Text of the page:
Now, I actually like to post visits, also.  I also do a LOT of travelling outside my base area of Kansas City.  Planning those visits of waymarks help to actually plan things to go see in different areas in the country.  

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On ‎26‎.‎05‎.‎2018 at 1:48 PM, fi67 said:

Other members concentrate on posting waymarks. They do not care about visits...

 

Right now I'm also concentrating on posting waymarks and don't care much about visits. Of course I'm very happy when someone writes a visit log saying "wow, thanks for drawing my attention to this spot" or something similar, but for me the main reason for posting is to learn something new about my hometown (Vienna, Austria) and the places I visit.

 

If you visit a waymark, you just need a photo. You write a visit log and upload that photo and you're done. But if you create a waymark, you have to take more than one photo, sometimes translate inscriptions or signs, find more interesting information, learn about different styles of architecture or history or art or...., provide useful links etc. Sounds like a lot of work, but I have lately learned many things about my hometown that I didn't know earlier, although I have been living here for all the 50+ years of my life.

 

Another reason for me to post/visit waymarks is that I love to collect icons for my category grids. Depending on where you live some categories will be easier or harder to find and it always makes me happy when I manage to find a waymark in one of the hard-to-find categories or if I manage to post the first waymark in a specific category in a specific country. For example, the first Bookcrossing Zones waymark in Sweden or the first Scenic Railroads waymark in Sweden.

 

There are many more reasons why Waymarking is "better" than geocaching (from my point of view):

  • No minimum distance rule (waymarks are always at the point of interest, not where the distance is big enough)
  • No need to maintain a waymark (there's no container or logbook that need to be replaced)
  • Waymarks last forever. If the subject of the waymark is removed, you can still keep your waymark active and let people know what had been here in the past.
  • The visitors know from the start what they get. Geocachers complain a lot about geocaches ("box to small", "boring spot", etc.) but I never received any complaints about my waymarks)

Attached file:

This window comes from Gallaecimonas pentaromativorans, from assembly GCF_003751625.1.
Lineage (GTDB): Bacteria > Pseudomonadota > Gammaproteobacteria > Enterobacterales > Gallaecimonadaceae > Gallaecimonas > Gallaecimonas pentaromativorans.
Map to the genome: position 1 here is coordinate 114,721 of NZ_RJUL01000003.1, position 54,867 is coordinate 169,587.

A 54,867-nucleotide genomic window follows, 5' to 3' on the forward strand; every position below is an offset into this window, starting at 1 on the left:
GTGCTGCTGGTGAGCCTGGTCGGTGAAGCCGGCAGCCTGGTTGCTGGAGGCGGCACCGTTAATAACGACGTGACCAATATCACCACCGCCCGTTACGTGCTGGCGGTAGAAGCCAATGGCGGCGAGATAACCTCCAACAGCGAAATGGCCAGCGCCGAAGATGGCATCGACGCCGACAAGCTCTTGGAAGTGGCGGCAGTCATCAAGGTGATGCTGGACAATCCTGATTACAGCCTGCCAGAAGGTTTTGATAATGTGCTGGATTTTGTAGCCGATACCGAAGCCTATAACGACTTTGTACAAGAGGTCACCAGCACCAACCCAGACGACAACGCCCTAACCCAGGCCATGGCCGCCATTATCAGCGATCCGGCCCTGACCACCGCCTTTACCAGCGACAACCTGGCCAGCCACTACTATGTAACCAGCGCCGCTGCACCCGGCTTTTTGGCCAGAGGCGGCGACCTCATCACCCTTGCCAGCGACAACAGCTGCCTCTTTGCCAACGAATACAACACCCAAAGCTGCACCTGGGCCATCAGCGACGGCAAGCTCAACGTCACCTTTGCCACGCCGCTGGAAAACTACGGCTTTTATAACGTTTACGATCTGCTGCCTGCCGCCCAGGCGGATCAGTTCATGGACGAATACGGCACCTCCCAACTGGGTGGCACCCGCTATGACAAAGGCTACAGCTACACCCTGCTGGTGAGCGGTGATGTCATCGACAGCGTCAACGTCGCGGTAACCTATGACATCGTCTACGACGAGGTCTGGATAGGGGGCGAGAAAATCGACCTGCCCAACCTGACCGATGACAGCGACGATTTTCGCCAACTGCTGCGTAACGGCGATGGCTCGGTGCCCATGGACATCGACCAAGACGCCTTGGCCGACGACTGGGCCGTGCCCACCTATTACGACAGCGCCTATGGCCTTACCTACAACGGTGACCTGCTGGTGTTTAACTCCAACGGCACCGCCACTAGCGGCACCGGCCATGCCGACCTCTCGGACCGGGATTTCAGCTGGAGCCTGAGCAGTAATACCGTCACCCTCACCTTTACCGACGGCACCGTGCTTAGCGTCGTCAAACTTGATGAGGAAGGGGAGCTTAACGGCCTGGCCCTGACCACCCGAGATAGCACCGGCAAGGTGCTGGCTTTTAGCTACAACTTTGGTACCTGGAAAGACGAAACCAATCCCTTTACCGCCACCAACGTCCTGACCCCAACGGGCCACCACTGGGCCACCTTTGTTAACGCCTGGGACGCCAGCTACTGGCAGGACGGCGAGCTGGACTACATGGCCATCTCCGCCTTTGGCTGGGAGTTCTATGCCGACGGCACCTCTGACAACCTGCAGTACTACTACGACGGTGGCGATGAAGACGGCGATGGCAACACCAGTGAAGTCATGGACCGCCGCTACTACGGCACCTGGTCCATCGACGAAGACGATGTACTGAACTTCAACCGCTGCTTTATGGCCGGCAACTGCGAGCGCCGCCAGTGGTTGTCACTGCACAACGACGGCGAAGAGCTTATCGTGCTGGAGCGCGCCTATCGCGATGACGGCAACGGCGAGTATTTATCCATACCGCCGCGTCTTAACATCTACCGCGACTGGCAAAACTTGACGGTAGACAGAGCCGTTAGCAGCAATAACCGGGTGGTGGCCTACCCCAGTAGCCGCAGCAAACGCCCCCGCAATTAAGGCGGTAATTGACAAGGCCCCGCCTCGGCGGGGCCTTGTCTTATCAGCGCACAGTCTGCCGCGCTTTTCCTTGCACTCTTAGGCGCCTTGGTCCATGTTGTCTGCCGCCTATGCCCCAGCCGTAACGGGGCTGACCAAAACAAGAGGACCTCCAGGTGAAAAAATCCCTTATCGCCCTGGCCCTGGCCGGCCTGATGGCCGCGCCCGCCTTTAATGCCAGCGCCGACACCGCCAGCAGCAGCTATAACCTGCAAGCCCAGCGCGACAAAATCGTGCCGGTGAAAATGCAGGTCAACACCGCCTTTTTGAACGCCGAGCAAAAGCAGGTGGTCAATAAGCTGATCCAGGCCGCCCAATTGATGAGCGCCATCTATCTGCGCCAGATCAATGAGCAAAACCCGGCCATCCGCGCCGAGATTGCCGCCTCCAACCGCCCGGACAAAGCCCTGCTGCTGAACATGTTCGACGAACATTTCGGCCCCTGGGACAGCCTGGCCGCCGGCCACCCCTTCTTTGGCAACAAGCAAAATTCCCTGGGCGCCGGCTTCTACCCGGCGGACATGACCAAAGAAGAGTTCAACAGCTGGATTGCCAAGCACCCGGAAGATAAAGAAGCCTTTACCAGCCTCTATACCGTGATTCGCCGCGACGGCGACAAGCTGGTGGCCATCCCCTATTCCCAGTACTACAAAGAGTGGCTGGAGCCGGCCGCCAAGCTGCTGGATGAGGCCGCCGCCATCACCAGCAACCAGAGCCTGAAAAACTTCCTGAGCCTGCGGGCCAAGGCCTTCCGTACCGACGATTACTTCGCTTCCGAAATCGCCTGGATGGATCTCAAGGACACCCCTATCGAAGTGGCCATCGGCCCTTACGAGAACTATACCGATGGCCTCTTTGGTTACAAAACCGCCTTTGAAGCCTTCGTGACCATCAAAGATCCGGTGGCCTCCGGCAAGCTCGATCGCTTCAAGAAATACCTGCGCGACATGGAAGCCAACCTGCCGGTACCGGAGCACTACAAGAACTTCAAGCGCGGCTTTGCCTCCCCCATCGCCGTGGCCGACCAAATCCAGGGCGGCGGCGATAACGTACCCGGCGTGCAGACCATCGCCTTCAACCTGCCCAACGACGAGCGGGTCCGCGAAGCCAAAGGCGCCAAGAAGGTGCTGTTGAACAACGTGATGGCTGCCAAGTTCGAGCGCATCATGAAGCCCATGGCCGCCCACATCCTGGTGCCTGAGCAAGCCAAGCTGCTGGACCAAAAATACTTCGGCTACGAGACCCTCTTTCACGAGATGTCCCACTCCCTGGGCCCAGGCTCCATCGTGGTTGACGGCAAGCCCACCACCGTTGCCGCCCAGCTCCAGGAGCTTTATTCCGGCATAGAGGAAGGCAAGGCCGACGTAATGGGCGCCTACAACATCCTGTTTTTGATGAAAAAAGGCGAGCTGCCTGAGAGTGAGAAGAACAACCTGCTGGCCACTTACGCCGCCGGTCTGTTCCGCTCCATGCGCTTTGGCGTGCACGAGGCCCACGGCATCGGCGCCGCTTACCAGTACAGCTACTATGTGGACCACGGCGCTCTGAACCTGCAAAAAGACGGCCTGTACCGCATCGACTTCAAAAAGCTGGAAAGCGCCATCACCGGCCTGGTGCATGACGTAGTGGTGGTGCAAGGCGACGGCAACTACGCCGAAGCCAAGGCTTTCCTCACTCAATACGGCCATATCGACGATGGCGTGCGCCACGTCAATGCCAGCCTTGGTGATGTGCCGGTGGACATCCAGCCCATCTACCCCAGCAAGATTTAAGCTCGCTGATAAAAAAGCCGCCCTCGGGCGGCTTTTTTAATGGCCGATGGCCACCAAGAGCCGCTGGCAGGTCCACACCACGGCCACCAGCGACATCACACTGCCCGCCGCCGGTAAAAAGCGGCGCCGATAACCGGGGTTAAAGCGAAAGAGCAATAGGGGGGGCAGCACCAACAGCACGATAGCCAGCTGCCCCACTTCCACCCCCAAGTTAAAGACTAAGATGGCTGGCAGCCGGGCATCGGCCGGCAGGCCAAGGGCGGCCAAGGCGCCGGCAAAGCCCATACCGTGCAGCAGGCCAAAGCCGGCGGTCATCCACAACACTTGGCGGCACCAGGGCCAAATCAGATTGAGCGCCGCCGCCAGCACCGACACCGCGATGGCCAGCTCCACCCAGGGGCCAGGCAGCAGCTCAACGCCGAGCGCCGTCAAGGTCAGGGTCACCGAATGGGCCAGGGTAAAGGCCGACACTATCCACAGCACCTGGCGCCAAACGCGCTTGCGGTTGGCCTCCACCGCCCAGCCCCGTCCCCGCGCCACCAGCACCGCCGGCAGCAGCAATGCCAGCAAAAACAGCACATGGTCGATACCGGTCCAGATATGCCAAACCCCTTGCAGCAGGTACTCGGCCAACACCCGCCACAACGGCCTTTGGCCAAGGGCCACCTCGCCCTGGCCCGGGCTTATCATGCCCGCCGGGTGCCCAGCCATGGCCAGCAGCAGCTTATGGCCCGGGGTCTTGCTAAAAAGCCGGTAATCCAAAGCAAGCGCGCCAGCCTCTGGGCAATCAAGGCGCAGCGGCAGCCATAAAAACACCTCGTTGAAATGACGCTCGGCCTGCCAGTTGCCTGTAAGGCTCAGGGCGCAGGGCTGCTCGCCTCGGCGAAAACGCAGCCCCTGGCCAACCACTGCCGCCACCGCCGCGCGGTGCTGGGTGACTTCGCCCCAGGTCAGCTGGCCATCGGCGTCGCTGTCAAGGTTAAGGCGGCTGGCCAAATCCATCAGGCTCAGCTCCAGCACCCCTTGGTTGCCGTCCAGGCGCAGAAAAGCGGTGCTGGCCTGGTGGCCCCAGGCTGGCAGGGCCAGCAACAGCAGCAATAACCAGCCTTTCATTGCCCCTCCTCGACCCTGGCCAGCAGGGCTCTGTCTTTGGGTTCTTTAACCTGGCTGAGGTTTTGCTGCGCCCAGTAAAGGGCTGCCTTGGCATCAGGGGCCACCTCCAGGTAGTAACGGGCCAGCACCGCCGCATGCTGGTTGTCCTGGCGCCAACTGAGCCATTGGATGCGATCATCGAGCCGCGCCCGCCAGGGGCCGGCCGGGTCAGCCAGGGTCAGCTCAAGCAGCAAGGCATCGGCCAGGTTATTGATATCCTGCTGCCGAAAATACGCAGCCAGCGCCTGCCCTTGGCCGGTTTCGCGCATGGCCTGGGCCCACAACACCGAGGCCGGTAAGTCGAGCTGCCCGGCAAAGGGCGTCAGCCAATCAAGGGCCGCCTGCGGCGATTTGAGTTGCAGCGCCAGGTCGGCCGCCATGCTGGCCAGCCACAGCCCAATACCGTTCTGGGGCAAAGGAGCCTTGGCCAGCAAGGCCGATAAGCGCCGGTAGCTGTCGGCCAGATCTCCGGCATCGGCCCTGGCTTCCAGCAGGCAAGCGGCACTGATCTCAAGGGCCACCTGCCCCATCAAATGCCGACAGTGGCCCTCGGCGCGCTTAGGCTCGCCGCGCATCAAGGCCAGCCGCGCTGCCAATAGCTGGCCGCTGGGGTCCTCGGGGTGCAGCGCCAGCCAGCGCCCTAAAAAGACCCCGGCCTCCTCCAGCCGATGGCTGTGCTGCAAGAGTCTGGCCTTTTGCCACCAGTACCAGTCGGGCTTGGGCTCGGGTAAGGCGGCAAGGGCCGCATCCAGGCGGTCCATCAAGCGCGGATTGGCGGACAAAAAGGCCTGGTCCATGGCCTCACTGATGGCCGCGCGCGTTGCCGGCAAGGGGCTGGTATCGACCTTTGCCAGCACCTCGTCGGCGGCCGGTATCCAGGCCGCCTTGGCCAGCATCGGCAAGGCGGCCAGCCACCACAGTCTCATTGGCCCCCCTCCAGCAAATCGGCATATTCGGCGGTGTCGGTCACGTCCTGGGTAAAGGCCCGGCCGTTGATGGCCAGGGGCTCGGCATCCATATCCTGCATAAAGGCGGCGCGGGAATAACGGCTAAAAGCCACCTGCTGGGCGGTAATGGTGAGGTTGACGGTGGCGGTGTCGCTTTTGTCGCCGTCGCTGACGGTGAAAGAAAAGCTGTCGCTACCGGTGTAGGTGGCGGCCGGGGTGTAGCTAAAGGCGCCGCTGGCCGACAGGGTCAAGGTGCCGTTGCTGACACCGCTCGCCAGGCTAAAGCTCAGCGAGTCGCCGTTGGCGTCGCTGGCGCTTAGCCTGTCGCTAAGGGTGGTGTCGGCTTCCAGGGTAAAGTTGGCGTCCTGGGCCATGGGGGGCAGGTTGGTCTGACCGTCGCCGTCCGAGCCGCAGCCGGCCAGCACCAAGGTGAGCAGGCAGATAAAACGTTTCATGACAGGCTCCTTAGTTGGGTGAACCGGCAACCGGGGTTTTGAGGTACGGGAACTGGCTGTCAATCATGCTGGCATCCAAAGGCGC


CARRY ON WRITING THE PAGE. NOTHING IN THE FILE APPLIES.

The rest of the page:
• You can filter out categories that you don't like or are not interested in
  • If you plan your next vacation you can find waymarks in categories that interest you a lot and that you most likely wouldn't find in any of the usual travel guidebooks.
  • And finally you can suggest a new category, if you have a good idea. This is quite hard, but if one day your idea has turned into a Waymarking category, you have something to be very proud of.

So, I suggest to visit a few waymarks for a start, then create your own waymarks and step by step you will notice what you like about Waymarking or not.

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Good reading provided by the above Waymarkers. Very interesting and pretty much in line with our own thoughts and views.

 

We, too, came to find lifting lamppost skirts and signing wet logs pretty boring. The chance discovery of a benchmark is what kickstarted our Waymarking adventure, back in 2012. We have been going strong ever since, having missed posting at least one Waymark per day just once in the last 2,000+ days (the infamous day of the Groundspeak hiccup). Unfortunately, we sometimes Waymark a little too hard and get a little burned out, but keep plugging along.

 

Just like the Waymarkers above, we find the hobby infinitely more interesting than Geocaching. It takes one to interesting places and sites, forcing one to learn the history and the stories of one's surroundings as one travels the country. We find history extremely interesting and (most of the time) love doing the research required to post an interesting and informative Waymark. There can be a lot of writing involved in creating interesting Waymarks, something that, as a rule, doesn't deter us. We realize that many more people would Waymark but find the research and the writing just too much of a chore. This is unfortunate, :( but, on the flip side, the existence of fewer Waymarkers means there are more interesting things left for us to Waymark. :)